Leading by example is a core expectation of any person given the privileged role of Chief Executive Officer. Not only is it a position of significant authority, it sets a tone, direction and culture for the whole organisation, no matter how large.
So if I asked you to paint a picture of a typical CEO of an airline company, you’d probably picture a smartly dressed man (as there are very few female CEOs of airline companies) armed with a briefcase and mobile phone, preparing to board his private jet.
Well, you are partly right…enter Haruka Nishimatsu, the CEO of Japan Airlines (JAL). Following financial difficulties, JAL had no choice but to cut jobs and ask some of their older employees to retire early. Nishimatsu refused to sit quietly while his co-workers were going through the pain of restructuring. He decided of his own will to cut all of his own benefits and reduce his own pay for three years running; he currently earns less than some of his most experienced pilots.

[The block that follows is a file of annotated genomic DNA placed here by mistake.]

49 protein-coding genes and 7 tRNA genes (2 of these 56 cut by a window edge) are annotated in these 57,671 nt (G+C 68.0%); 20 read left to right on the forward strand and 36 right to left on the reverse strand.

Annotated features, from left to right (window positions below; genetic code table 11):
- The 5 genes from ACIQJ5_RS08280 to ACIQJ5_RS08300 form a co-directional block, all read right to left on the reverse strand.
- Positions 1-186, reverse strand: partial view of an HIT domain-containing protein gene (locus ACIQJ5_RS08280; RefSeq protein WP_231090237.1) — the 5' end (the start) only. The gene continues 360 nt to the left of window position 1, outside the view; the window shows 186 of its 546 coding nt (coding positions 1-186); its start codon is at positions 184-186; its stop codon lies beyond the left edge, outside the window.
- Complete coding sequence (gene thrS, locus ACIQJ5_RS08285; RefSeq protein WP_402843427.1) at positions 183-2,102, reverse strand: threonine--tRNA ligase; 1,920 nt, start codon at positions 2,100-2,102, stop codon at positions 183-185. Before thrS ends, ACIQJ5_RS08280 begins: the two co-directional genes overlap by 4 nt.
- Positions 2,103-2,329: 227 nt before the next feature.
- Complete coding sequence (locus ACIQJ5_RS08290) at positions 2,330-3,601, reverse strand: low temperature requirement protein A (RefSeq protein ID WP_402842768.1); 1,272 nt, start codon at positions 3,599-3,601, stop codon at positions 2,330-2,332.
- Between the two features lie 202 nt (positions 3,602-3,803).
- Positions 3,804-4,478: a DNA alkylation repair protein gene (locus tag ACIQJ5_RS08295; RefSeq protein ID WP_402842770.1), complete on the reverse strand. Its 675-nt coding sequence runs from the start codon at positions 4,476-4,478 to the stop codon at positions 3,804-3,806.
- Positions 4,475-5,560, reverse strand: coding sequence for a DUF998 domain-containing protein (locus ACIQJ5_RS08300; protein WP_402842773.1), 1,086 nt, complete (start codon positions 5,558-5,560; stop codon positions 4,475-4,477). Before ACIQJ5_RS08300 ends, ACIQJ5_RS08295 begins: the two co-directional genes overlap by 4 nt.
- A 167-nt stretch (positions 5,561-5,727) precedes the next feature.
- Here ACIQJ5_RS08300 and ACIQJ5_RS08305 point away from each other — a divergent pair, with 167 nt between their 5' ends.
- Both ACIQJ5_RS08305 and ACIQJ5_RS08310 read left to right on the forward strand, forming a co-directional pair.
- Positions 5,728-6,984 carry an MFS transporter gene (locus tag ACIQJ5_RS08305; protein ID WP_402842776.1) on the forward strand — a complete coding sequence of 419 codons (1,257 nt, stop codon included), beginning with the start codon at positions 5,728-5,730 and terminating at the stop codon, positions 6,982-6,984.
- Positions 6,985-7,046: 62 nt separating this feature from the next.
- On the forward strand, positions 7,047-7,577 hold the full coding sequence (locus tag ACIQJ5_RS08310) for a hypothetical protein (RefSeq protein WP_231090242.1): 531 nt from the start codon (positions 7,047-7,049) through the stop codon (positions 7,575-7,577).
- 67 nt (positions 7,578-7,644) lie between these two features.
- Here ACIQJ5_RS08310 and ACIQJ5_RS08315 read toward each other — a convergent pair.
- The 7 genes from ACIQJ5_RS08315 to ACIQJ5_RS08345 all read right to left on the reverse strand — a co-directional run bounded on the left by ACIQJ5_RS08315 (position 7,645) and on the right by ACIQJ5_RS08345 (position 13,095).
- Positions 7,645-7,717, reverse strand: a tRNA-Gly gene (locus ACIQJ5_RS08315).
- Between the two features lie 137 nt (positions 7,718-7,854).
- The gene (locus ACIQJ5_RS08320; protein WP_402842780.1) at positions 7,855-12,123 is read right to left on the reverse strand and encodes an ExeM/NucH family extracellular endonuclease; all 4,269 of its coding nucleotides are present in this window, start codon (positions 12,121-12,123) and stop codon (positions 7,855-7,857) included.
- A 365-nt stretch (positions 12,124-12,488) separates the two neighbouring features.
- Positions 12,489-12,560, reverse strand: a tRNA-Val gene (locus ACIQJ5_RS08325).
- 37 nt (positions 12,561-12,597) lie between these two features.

He is a CEO who lives and breathes modesty. Some fascinating facts about Nishimatsu:
- He takes the bus to work (no private chauffeurs for this CEO).
- He knocked down the walls in his office so that he could share his workspace with his co-workers.
- He queues up and eats his lunch in the canteen with his fellow colleagues.
- He buys his suits from a discount store
The most amazing thing about Nishimatsu is that when asked about his motives, he brushes it off as simply the right thing to do.
He talks about some of his colleagues who lost their jobs in the restructure:
“the employees who took early retirement are the same generation and age as me, I thought I should share the pain with them, so I changed my salary.”
We hear stories about greedy CEOs all of the time; this story serves as a simple reminder of the existence of strong and empathetic leaders.